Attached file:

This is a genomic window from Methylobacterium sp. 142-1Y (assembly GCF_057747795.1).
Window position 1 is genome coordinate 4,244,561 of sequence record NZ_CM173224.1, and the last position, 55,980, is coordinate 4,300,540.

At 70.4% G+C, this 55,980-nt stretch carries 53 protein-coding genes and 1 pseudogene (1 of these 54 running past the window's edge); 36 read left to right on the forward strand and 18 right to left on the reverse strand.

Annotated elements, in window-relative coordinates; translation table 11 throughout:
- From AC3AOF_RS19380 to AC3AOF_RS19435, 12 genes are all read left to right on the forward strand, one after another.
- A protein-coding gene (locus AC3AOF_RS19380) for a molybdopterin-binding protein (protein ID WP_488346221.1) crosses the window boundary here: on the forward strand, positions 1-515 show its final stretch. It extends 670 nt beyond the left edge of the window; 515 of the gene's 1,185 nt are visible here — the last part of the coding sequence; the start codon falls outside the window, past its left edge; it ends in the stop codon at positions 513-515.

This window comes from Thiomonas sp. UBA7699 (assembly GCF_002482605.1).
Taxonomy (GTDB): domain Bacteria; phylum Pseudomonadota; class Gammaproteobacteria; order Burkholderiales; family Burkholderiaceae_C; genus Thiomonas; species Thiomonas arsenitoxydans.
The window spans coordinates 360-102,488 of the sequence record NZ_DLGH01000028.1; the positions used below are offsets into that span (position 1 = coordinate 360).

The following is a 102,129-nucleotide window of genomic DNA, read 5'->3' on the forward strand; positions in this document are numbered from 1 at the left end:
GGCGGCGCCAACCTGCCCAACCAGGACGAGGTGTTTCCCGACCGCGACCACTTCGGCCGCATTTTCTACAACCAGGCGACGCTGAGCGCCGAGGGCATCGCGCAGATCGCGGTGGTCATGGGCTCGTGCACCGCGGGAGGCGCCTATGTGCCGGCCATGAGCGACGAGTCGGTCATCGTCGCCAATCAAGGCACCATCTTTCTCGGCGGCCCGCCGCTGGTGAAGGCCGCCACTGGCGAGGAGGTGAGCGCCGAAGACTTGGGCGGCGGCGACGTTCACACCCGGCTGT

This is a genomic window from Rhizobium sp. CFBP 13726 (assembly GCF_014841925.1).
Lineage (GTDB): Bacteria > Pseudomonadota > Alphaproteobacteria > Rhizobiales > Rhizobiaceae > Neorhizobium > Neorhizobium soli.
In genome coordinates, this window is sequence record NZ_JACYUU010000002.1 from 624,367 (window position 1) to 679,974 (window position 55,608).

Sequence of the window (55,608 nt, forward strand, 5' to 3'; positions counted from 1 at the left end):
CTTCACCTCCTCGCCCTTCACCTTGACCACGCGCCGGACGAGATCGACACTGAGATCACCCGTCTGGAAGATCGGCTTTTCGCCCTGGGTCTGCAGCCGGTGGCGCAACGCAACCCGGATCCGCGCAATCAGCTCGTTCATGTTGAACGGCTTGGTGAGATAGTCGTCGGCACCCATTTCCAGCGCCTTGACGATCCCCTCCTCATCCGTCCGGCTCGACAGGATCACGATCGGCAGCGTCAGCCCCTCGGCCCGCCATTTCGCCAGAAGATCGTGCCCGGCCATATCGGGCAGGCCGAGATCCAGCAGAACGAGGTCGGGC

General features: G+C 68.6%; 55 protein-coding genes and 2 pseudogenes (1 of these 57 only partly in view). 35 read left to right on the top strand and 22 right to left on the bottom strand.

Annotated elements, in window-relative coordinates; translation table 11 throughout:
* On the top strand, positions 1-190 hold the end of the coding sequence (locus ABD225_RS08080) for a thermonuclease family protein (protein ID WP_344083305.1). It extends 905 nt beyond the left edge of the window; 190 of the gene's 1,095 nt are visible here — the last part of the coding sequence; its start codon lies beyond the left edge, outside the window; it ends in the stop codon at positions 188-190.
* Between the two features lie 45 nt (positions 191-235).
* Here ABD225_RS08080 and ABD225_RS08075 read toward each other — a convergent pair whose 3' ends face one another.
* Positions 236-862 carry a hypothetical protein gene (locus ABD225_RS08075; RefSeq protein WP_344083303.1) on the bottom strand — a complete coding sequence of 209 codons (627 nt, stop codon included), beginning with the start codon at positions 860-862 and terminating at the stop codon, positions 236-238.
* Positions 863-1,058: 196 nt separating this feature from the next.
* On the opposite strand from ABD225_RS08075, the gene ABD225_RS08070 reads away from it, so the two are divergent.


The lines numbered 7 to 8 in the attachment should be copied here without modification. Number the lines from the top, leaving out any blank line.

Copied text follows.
This window comes from Thiomonas sp. UBA7699 (assembly GCF_002482605.1).
Taxonomy (GTDB): domain Bacteria; phylum Pseudomonadota; class Gammaproteobacteria; order Burkholderiales; family Burkholderiaceae_C; genus Thiomonas; species Thiomonas arsenitoxydans.